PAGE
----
Delving into the history of Hong Kong’s Cheung Chau bun festival, which concludes on Saturday with the bun scrambling competition
How Cheung Chau prepares for its annual Piu Sik parade
For more than 22,000 residents of Cheung Chau, the fourth month of the lunar calendar sees the annual celebration of the popular carnival, the Cheung Chau Bun Festival.
According to folklore, the carnival began in the late 19th century when a plague besieged the island and took numerous lives.
Locals hired priests to placate the wandering spirits of dead islanders in front of Temple of Pak Tai, the Taoist God of the Sea, while parading the deity’s statue along Cheung Chau’s narrow streets.
The plague ceased subsequently, and Pak Tai rose to be a spiritual hero that has been worshipped annually on the island ever since.
The week-long festival, which usually takes place in May, attracts tens of thousands of visitors every year.
And many of its traditions still remain in its 21st-century version: hiring Taoist priests to invite deities, serving vegetarian food at restaurants, and setting up bamboo towers stacked with blessed buns for worshipping – which give the event its name.
The buns, symbolising peace and luck, are made from water, flour and sugar and come in three traditional flavours – sweetened bean, lotus seed and sesame. They are inscribed with the Chinese characters Ping An for ‘peace’.
The week-long festival, which is solely funded by its organising committee, costs about HK$1 million in total to stage, according to Yung Chi-ming, who has served as chairman of the festival’s organising committee since 2004. The event was placed on China’s national list of intangible cultural heritage in 2011.
“It takes around one to two months for preparation,” Yung said.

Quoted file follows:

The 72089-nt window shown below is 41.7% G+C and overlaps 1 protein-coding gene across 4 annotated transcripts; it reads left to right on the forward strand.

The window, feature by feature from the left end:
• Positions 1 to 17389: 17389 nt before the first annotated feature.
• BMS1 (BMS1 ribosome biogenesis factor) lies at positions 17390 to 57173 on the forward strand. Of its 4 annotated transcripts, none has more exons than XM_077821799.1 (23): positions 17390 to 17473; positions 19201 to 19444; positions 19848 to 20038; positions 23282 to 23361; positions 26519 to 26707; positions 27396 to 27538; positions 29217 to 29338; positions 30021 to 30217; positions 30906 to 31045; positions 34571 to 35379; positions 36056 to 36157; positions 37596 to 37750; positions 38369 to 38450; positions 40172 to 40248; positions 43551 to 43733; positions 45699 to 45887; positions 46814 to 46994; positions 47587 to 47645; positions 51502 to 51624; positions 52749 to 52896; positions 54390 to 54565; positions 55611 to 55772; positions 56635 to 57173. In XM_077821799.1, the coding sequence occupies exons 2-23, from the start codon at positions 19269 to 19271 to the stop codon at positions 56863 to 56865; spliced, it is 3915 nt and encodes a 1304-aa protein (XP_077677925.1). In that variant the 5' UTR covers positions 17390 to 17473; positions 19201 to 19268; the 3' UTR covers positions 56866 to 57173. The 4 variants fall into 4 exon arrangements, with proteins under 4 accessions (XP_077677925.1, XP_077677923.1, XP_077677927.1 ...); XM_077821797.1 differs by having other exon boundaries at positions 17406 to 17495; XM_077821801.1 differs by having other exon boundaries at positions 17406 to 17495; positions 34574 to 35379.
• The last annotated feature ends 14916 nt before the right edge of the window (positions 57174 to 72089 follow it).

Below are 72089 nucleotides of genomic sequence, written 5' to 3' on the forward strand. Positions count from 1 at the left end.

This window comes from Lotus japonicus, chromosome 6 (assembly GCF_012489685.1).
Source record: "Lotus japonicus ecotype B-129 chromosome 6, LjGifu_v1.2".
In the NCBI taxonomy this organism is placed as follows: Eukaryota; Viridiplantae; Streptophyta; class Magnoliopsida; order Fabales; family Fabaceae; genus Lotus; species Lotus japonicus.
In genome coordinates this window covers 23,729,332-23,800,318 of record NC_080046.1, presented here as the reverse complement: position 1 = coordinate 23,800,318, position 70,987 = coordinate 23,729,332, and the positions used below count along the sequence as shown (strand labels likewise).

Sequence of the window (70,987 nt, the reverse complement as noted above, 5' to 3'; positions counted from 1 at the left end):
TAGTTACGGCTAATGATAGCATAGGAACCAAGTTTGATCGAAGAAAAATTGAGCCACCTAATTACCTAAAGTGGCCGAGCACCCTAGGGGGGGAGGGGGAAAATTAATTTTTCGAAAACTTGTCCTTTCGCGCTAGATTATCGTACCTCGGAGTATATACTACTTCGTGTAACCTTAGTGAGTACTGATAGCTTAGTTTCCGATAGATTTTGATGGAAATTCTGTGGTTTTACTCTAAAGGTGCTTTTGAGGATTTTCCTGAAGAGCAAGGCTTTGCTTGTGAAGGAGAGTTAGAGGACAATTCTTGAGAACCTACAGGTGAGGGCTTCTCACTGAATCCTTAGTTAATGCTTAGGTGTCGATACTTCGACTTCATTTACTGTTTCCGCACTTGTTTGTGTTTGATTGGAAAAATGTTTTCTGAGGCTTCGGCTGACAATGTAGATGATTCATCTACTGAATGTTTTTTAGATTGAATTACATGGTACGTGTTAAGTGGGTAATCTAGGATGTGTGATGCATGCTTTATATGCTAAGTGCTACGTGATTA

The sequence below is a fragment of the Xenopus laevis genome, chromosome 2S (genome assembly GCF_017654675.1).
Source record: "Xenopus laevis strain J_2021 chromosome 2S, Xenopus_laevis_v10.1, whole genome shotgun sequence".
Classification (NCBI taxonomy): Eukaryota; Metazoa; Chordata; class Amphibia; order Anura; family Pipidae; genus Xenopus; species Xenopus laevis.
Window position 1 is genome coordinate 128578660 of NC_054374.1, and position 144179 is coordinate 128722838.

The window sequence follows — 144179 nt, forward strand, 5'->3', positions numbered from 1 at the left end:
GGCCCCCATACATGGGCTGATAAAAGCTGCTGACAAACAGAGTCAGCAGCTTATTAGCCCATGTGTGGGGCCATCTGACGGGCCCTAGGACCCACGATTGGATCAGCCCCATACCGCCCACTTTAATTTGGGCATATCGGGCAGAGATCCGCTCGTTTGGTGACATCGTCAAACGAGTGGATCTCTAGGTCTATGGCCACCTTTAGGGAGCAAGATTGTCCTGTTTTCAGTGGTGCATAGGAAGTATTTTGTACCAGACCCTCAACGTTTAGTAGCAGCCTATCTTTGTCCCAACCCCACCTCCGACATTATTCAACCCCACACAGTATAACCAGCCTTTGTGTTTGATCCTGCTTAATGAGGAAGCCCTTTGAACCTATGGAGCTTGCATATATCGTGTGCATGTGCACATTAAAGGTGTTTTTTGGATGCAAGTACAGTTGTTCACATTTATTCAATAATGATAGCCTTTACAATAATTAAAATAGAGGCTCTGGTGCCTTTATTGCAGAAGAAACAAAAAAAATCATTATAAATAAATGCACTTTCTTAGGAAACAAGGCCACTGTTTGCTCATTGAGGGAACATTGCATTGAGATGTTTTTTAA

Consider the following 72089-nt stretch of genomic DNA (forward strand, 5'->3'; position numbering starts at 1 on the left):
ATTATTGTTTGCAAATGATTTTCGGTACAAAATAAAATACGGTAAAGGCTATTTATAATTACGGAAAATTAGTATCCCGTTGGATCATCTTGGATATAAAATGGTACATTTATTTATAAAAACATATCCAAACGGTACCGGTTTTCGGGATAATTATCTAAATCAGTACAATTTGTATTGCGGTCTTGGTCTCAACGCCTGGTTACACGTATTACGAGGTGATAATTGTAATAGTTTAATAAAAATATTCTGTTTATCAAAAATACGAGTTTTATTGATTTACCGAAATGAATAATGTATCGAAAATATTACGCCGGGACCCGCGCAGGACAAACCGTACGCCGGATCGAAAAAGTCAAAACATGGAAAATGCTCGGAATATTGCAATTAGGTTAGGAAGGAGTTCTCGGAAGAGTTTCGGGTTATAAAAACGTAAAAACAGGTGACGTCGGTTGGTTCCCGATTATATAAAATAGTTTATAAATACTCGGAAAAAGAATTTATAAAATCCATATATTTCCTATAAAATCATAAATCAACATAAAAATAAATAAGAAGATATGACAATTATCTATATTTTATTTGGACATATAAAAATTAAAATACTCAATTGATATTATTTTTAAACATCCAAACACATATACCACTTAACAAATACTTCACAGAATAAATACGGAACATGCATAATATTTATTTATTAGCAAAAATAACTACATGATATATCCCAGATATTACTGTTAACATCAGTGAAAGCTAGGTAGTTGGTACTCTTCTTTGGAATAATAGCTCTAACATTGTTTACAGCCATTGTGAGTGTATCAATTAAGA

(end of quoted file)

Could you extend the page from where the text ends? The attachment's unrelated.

The festival, which began on May 11, culminates today with the Pik Siu “Floating Colours” parade from 2pm to 4pm, followed by the Bun Scrambling Competition.
The Piu Sik Parade sees young children, aged between five and eight, dressed in colourful costumes to resemble deities or modern celebrities, carried shoulder-high on metal structures or floats to appease wandering ghosts.
The parade also serves as an outlet for political satire and protests. In 2014, a girl impersonated Chief Secretary Carrie Lam Cheng Yuet-ngor holding a hammer with the Basic Law under her feet – a mockery of Lam’s assertion that mainland officials had given the last word on electoral reform in Hong Kong.
The parade is then followed by the Bun Scrambling Competition, which begins at 11.30pm.
Four bun towers are installed in front of Pak Tai Temple. Among them, three towers – about 13 metres high – carry about 20,000 real buns. The other, slightly taller tower, studded with about 9,000 plastic buns that look like real ones from the outside, is prepared for the bun scramblers.
The competition sees 12 contestants, at least three of whom are women, scrambling as fast as possible to the top of the tower while collecting buns on the way within a set time frame.
The higher the buns are placed, the more points they carry. Hence the scramble for the buns at the top of the tower.
The remaining real buns are distributed to crowds at the scene once the event ends.
Sporty bun pluckers used to step on real buns before 1978, when two bun towers collapsed and injured 24 people, most of whom were scramblers.